Safety culture

What is safety culture?

Culture is the way we think — our values, our attitudes, our perceptions and our beliefs. It is also how we act - our habits and our typical behaviours — and is often referred to 'how we do things around here'.[1]

Safety culture is a demonstrably reliable predictor of clinical safety behaviours and patient safety outcomes. For this reason, the CEC recommends a mixed-methods approaches to safety culture assessment comprised of quantitative staff surveys (using the Safety Attitudes Questionnaire) and ward-level focus groups and interviews.

safety culture pathway

Step 1
  • Purpose, intent and desired outcomes defined
  • Determine the sample size and which staff to survey
  • Safety culture Lead nominated
  • Staff made aware regarding why the survey is being done and what to expect from it
Step 2
  • Survey open for 3-4 weeks
  • Access to survey through web link or paper
  • The survey is voluntary
  • Safety culture Lead to aim for as high a participation rate as possible
Step 3
  • Data entered into excel spreadsheet
  • A suitable local process for communicating the results developed
  • Safety culture Lead reviews results and plans facilitated group discussion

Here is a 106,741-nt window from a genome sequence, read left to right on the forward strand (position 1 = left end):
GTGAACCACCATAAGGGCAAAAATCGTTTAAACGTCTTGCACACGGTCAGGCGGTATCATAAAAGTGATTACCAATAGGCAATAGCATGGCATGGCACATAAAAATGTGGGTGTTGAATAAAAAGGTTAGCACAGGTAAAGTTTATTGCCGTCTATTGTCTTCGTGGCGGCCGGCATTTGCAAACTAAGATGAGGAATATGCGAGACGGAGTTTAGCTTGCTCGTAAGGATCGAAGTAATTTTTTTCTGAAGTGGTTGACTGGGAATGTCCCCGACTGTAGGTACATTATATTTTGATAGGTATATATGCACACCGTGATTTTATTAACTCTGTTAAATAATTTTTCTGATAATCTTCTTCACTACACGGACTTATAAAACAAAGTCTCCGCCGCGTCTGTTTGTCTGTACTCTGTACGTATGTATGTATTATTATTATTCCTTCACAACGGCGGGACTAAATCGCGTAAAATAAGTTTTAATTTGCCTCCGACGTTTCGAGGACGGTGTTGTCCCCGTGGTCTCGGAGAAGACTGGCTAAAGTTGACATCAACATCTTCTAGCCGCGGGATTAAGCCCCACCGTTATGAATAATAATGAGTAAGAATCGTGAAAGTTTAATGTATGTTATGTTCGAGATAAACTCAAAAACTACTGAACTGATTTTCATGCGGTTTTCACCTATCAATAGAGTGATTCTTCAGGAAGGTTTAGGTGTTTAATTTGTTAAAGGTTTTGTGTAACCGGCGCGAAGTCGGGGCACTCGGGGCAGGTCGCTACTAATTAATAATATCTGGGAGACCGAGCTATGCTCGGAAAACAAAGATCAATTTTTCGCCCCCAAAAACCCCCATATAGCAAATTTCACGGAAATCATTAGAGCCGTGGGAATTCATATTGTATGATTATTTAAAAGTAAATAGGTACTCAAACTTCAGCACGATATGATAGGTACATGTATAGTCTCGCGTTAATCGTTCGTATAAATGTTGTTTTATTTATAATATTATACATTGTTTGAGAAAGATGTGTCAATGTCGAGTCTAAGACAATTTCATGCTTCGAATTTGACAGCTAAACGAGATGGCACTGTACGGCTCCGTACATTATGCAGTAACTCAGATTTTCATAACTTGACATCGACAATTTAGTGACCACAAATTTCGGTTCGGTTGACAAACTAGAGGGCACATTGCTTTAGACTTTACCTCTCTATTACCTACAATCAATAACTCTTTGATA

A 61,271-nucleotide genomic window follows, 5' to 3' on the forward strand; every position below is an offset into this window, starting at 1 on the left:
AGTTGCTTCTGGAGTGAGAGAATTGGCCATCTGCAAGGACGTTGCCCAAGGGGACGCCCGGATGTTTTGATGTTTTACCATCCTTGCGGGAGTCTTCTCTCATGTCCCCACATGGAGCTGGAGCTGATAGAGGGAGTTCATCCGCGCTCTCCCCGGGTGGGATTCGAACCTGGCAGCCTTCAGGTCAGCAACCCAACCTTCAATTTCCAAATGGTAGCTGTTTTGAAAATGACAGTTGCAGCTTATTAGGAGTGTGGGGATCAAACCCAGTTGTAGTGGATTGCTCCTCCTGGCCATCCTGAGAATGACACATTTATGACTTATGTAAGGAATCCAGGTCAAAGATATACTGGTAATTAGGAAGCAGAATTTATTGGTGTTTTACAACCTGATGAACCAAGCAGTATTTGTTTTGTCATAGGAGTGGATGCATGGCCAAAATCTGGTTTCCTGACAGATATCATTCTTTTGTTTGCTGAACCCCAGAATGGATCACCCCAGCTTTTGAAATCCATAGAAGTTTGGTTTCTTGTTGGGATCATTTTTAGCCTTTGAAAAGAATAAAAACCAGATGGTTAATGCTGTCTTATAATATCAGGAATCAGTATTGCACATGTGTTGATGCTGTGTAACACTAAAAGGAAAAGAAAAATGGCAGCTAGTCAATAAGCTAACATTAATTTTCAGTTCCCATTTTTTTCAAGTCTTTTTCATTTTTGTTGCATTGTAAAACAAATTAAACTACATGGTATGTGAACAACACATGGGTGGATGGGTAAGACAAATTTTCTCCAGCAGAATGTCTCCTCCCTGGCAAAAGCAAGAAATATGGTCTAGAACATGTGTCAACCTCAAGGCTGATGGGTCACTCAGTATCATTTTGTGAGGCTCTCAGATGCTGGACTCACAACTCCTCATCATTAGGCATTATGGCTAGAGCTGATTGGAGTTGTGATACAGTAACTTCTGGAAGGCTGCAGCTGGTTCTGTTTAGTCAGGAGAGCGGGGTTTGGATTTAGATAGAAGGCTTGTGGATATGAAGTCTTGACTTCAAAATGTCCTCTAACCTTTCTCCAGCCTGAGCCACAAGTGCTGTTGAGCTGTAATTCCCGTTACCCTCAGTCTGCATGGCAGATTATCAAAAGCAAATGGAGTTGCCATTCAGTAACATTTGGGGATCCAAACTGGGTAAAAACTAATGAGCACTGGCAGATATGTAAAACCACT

Step 4
Action Planning
  • Group discussion written up and made available for all staff to review
  • Team to develop action plan based on safety improvement priorities
  • Responsibility for implementation and sustainability sits with the team

Safety culture measurement

The CEC's position on safety culture is best measured at the team-level through a mixed method approach and is always wrapped in a structured and supported improvement framework. To support teams wanting to undertake a safety culture measurement, the CEC have tested and developed a suite of tools and guidance to help plan, implement, report and develop an action plan from the results.

The CEC guidelines and tools serve as a self-contained set of instructions and templates to enable your health service to administer a safety culture survey effectively and can be adapted for local conditions.

Undertaking your safety culture measurement - Resources and tools

Getting started

Safety culture measurement

Safety culture measurement and accreditation

The importance of measuring safety culture for quality improvement is articulated in the Australian Commission for Safety and Quality in Healthcare National Safety Clinical Governance Standard, Action 1.1 Governance, leadership and culture. Engaging in a safety culture measurement process will demonstrate commitment to safety and quality improvement as well as provide evidence to support accreditation. If you have any comments or feedback please contact